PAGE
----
The Dissolution of Desicooler Residues in H-Canyon Dissolvers

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A series of dissolution and characterization studies has been performed to determine if FB-Line residues stored in desicooler containers will dissolve using a modified H-Canyon processing flowsheet. Samples of desicooler materials were used to evaluate dissolving characteristics in the low-molar nitric acid solutions used in H-Canyon dissolvers. The selection for the H-Canyon dissolution of desicooler residues was based on their high-enriched uranium content and trace levels of plutonium. Test results showed that almost all of the enriched uranium will dissolve from the desicooler materials after extended boiling in one molar nitric acid solutions. The residue that contained uranium after completion ... continued below

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Gray, J.H. June 23, 2003.

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A series of dissolution and characterization studies has been performed to determine if FB-Line residues stored in desicooler containers will dissolve using a modified H-Canyon processing flowsheet. Samples of desicooler materials were used to evaluate dissolving characteristics in the low-molar nitric acid solutions used in H-Canyon dissolvers. The selection for the H-Canyon dissolution of desicooler residues was based on their high-enriched uranium content and trace levels of plutonium. Test results showed that almost all of the enriched uranium will dissolve from the desicooler materials after extended boiling in one molar nitric acid solutions. The residue that contained uranium after completion of the extended boiling cycle consisted of brown solids that had agglomerated into large pieces and were floating on top of the dissolver solution. Addition of tenth molar fluoride to a three molar nitric acid solution containing boron did not dissolve remaining uranium from the brown solids. Only after boiling in an eight molar nitric acid-tenth molar fluoride solution without boron did remaining uranium and aluminum dissolve from the brown solids. The amount of uranium associated with brown solids would be approximately 1.4 percent of the total uranium content of the desicooler materials. The brown solids that remain in the First Uranium Cycle feed will accumulate at the organic/aqueous interface during solvent extraction operations. Most of the undissolved white residue that remained after extended boiling was aluminum oxide containing additional trace quantities of impurities. However, the presence of mercury used in H-Canyon dissolvers should complete the dissolution of these aluminum compounds.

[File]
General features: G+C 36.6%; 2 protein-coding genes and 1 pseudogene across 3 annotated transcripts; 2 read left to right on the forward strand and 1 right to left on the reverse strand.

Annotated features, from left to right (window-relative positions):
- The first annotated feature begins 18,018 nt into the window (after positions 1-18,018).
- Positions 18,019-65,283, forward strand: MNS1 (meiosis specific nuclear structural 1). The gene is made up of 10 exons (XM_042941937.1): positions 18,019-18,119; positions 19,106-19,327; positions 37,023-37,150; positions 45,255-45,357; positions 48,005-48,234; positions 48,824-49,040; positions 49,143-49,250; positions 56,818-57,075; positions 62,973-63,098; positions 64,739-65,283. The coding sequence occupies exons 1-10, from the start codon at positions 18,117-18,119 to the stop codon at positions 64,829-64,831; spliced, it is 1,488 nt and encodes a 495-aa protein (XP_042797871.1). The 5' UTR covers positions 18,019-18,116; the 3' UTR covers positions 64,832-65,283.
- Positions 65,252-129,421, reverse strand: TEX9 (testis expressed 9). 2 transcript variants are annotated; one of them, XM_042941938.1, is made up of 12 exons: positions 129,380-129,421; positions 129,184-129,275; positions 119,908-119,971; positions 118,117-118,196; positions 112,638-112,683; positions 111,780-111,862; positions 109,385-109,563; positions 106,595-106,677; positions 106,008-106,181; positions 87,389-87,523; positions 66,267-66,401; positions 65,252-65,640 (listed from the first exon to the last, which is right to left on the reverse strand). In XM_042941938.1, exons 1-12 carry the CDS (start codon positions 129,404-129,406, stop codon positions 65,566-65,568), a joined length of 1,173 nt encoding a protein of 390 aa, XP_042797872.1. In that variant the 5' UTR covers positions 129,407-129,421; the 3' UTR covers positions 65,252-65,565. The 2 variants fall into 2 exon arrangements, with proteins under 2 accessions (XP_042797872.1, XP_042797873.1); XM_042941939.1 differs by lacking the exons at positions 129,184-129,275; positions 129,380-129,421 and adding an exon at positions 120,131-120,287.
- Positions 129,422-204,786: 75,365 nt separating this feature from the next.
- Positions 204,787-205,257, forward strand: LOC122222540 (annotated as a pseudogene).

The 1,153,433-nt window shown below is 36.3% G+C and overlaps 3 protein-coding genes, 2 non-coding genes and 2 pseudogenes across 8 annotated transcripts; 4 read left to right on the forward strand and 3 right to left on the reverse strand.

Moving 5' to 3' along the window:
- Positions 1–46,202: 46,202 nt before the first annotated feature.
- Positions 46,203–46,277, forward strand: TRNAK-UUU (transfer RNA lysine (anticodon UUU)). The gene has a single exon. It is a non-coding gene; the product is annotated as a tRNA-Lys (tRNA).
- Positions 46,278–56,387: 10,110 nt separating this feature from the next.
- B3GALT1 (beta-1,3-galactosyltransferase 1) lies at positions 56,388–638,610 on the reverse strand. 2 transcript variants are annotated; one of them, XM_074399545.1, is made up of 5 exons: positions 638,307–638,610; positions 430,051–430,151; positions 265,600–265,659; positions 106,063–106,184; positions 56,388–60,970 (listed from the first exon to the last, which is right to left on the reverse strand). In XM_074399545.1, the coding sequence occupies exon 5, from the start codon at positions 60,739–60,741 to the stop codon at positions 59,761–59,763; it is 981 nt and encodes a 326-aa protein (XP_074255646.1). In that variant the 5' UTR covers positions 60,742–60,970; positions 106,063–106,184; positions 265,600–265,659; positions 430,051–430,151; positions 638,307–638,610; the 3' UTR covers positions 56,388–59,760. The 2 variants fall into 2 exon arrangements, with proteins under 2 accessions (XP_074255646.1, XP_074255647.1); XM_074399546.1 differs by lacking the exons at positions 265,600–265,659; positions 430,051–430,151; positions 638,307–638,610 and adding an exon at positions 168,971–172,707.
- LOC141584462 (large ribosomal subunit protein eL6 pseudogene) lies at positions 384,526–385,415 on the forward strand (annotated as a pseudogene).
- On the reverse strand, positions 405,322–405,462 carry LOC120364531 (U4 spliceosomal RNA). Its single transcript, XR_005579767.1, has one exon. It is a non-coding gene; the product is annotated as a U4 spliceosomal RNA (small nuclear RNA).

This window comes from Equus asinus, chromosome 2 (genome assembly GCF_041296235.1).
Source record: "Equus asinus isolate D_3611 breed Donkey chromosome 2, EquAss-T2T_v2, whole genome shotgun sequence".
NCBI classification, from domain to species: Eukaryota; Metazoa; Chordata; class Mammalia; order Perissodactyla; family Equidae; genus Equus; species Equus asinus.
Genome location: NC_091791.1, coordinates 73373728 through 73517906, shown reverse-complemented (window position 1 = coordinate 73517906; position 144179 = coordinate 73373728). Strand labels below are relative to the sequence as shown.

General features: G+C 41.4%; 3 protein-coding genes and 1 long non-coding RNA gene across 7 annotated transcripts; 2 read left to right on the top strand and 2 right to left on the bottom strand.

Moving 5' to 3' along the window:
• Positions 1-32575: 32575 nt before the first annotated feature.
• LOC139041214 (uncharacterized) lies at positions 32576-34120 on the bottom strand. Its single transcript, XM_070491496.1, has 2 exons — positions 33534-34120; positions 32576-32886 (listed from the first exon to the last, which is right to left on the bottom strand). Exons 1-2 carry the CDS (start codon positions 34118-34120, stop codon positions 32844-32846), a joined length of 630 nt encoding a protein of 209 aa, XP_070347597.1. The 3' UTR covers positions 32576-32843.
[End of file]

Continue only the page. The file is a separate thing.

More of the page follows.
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  • Other Information: PBD: 23 Jun 2003

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  • Report No.: WSRC-TR-2003-00171
  • Grant Number: AC09-96SR18500
  • DOI: 10.2172/812070 | External Link
  • Office of Scientific & Technical Information Report Number: 812070
  • Archival Resource Key: ark:/67531/metadc737463

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Office of Scientific & Technical Information Technical Reports

Reports, articles and other documents harvested from the Office of Scientific and Technical Information.

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  • June 23, 2003

Added to The UNT Digital Library

  • Oct. 18, 2015, 6:40 p.m.

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  • May 5, 2016, 5:42 p.m.

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Gray, J.H. The Dissolution of Desicooler Residues in H-Canyon Dissolvers, report, June 23, 2003; South Carolina. (digital.library.unt.edu/ark:/67531/metadc737463/: accessed December 13, 2017), University of North Texas Libraries, Digital Library, digital.library.unt.edu; crediting UNT Libraries Government Documents Department.